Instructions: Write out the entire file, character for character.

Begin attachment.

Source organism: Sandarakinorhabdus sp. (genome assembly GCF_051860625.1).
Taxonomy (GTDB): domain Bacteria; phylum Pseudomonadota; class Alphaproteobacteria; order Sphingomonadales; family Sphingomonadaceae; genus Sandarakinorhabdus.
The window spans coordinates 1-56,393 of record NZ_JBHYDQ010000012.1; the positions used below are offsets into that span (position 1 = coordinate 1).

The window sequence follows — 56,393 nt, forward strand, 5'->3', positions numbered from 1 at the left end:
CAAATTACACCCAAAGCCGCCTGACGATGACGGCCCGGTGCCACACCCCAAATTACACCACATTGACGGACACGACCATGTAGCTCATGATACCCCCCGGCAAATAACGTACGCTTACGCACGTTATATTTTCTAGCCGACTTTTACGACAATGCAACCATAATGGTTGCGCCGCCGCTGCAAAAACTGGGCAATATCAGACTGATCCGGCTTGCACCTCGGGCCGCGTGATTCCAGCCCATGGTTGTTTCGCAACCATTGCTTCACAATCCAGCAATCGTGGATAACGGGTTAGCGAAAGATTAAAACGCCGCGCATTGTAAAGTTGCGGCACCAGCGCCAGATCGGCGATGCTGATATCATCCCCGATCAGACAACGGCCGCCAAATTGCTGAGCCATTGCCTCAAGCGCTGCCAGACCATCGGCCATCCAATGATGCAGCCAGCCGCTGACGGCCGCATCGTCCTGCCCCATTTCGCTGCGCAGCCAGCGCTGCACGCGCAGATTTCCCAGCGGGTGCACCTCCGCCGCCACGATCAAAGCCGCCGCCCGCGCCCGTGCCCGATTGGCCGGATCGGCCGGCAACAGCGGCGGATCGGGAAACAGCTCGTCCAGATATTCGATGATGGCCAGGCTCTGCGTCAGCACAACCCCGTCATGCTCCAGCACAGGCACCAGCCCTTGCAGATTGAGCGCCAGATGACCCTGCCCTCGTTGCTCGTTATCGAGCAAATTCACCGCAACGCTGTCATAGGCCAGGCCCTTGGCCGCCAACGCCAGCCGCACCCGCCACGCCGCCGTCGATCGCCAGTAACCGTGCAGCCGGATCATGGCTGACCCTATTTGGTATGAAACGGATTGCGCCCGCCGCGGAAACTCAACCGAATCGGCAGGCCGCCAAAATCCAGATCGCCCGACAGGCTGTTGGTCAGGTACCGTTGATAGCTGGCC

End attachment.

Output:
Source organism: Sandarakinorhabdus sp. (genome assembly GCF_051860625.1).
Taxonomy (GTDB): domain Bacteria; phylum Pseudomonadota; class Alphaproteobacteria; order Sphingomonadales; family Sphingomonadaceae; genus Sandarakinorhabdus.
The window spans coordinates 1-56,393 of record NZ_JBHYDQ010000012.1; the positions used below are offsets into that span (position 1 = coordinate 1).

The window sequence follows — 56,393 nt, forward strand, 5'->3', positions numbered from 1 at the left end:
CAAATTACACCCAAAGCCGCCTGACGATGACGGCCCGGTGCCACACCCCAAATTACACCACATTGACGGACACGACCATGTAGCTCATGATACCCCCCGGCAAATAACGTACGCTTACGCACGTTATATTTTCTAGCCGACTTTTACGACAATGCAACCATAATGGTTGCGCCGCCGCTGCAAAAACTGGGCAATATCAGACTGATCCGGCTTGCACCTCGGGCCGCGTGATTCCAGCCCATGGTTGTTTCGCAACCATTGCTTCACAATCCAGCAATCGTGGATAACGGGTTAGCGAAAGATTAAAACGCCGCGCATTGTAAAGTTGCGGCACCAGCGCCAGATCGGCGATGCTGATATCATCCCCGATCAGACAACGGCCGCCAAATTGCTGAGCCATTGCCTCAAGCGCTGCCAGACCATCGGCCATCCAATGATGCAGCCAGCCGCTGACGGCCGCATCGTCCTGCCCCATTTCGCTGCGCAGCCAGCGCTGCACGCGCAGATTTCCCAGCGGGTGCACCTCCGCCGCCACGATCAAAGCCGCCGCCCGCGCCCGTGCCCGATTGGCCGGATCGGCCGGCAACAGCGGCGGATCGGGAAACAGCTCGTCCAGATATTCGATGATGGCCAGGCTCTGCGTCAGCACAACCCCGTCATGCTCCAGCACAGGCACCAGCCCTTGCAGATTGAGCGCCAGATGACCCTGCCCTCGTTGCTCGTTATCGAGCAAATTCACCGCAACGCTGTCATAGGCCAGGCCCTTGGCCGCCAACGCCAGCCGCACCCGCCACGCCGCCGTCGATCGCCAGTAACCGTGCAGCCGGATCATGGCTGACCCTATTTGGTATGAAACGGATTGCGCCCGCCGCGGAAACTCAACCGAATCGGCAGGCCGCCAAAATCCAGATCGCCCGACAGGCTGTTGGTCAGGTACCGTTGATAGCTGGCC